← Return to search results
Back to Prindle Institute
Ethics in CultureTV and Film

All Hail the King

By Byron Mason II
15 Feb 2018

In 1966, comic creators Stan Lee and Jack Kirby introduced a new character in issue #52 of the Fantastic Four. It all started when Reed Richards, Mr. Fantastic, (the guy who stretches, for those who don’t know) was gifted with a high-tech space craft from a mysterious “African chieftan” and was invited to meet him. Mr. Fantastic and the rest of the Fantastic Four obliged and visited this mysterious African chieftan, only to discover that his true identity was T’Challa, king of an advanced country called Wakanda and possessor of the mantle of the Black Panther.

Since Black Panther’s debut in 1966, the Wakandan king has starred in his own series of comic book titles and has become a key factor in the cohesion of the Marvel comic book universe. Now, over 50 years later, Black Panther takes his place in the Marvel Cinematic Universe among Iron Man, Captain America, and Spider-Man in his first standalone movie of the same name that releases in theaters this week. Black Panther the film is already an iconic production in itself due to a predominantly black cast, but other elements in the film could be an indicator of something greater. With that said, will Black Panther revolutionize the way that black people are portrayed in film?  

Since humans figured out how to project moving images onto a screen and craft storylines to go with them, black people have been disenfranchised. In fact, the disenfranchisement of black people was in full effect prior to the creation of film with the popularity of minstrel shows. Since the creation of minstrelsy in the 1830’s, black people were misrepresented as white actors who danced around stage in blackface, creating outrageous personas that they believed black people possessed. Once film was established, racist projects such as Birth of a Nation emerged, a manifestation of the desires of  a portion of the white population to return to the pre-Civil War era. In Birth of a Nation, once again, white actors dressed in blackface, adopting subhuman personas that required them to chase white women.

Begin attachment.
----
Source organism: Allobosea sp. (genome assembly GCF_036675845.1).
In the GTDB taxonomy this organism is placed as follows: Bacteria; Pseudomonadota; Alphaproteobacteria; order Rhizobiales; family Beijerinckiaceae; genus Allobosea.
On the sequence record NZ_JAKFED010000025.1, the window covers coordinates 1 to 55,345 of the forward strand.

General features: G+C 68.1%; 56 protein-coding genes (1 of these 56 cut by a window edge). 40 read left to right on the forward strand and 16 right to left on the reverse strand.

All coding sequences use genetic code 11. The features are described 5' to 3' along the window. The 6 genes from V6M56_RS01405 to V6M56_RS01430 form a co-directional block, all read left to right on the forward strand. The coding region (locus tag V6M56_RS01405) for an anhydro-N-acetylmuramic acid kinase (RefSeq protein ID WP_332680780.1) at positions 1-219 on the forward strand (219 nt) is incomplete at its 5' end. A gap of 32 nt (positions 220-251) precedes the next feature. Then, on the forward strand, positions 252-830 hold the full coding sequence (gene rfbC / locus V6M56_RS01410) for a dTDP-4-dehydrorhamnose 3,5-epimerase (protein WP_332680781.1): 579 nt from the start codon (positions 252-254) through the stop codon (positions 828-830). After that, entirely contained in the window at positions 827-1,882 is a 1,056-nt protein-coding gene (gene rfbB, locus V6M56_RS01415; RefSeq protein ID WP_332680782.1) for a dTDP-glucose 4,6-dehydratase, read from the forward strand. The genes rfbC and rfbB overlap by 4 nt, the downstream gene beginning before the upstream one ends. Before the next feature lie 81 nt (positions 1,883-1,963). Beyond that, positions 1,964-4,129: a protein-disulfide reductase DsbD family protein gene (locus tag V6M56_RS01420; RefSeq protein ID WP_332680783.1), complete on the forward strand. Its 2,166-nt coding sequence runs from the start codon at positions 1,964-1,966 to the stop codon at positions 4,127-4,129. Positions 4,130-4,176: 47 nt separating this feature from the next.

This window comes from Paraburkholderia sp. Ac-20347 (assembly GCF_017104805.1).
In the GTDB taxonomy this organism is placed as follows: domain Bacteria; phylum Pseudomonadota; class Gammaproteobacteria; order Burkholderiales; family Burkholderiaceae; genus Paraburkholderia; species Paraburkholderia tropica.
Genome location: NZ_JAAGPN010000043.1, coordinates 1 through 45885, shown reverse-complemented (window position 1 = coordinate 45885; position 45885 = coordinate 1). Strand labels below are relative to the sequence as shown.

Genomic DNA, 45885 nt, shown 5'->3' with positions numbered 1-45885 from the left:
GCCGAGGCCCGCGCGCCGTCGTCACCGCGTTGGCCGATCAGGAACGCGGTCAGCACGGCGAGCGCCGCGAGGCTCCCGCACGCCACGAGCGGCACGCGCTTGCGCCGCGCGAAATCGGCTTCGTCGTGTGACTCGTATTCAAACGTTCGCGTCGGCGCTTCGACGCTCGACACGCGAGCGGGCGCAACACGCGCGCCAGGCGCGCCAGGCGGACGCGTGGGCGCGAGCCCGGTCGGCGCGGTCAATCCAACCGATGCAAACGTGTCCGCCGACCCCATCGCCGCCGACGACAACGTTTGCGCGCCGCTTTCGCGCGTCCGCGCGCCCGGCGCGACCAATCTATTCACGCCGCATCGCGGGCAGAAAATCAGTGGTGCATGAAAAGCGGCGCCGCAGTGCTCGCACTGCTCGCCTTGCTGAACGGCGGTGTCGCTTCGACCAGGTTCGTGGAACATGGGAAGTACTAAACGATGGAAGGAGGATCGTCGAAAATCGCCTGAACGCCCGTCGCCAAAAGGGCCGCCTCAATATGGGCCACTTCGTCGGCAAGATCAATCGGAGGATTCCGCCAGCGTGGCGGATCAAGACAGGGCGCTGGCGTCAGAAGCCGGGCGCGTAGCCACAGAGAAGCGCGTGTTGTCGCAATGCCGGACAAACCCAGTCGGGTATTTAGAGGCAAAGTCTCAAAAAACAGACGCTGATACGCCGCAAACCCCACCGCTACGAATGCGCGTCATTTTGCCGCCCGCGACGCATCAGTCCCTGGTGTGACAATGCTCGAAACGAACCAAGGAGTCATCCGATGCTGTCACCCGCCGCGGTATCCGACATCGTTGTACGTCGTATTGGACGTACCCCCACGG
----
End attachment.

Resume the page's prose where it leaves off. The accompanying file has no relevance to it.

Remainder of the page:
The images shown in films such as Birth of a Nation established a trend of black characters being portrayed as inferior. For instance, from the 1930’s to the 1960’s, racist cartoons in blackface were shown to audiences. These cartoons gave rise to the caricatures that were not only common in these cartoons, but falsely attributed to black people in real life. For instance, there was the “sambo” caricature, which depicted a usually older black man who was lazy, incompetent, and loved to dance. As time progressed, racist images depicting black people were not as prominent, but still ever present with the establishment of blaxploitation films and other programs of the sort. Now, though black people in film and television aren’t so much faced with the issue of racist images, they still face the issue of representation. Token black characters are abundant across film and television dramas. With no love interest or any cohesive backstory, black people often act as sidekicks in films, with their sole purpose being to assist the white protagonist.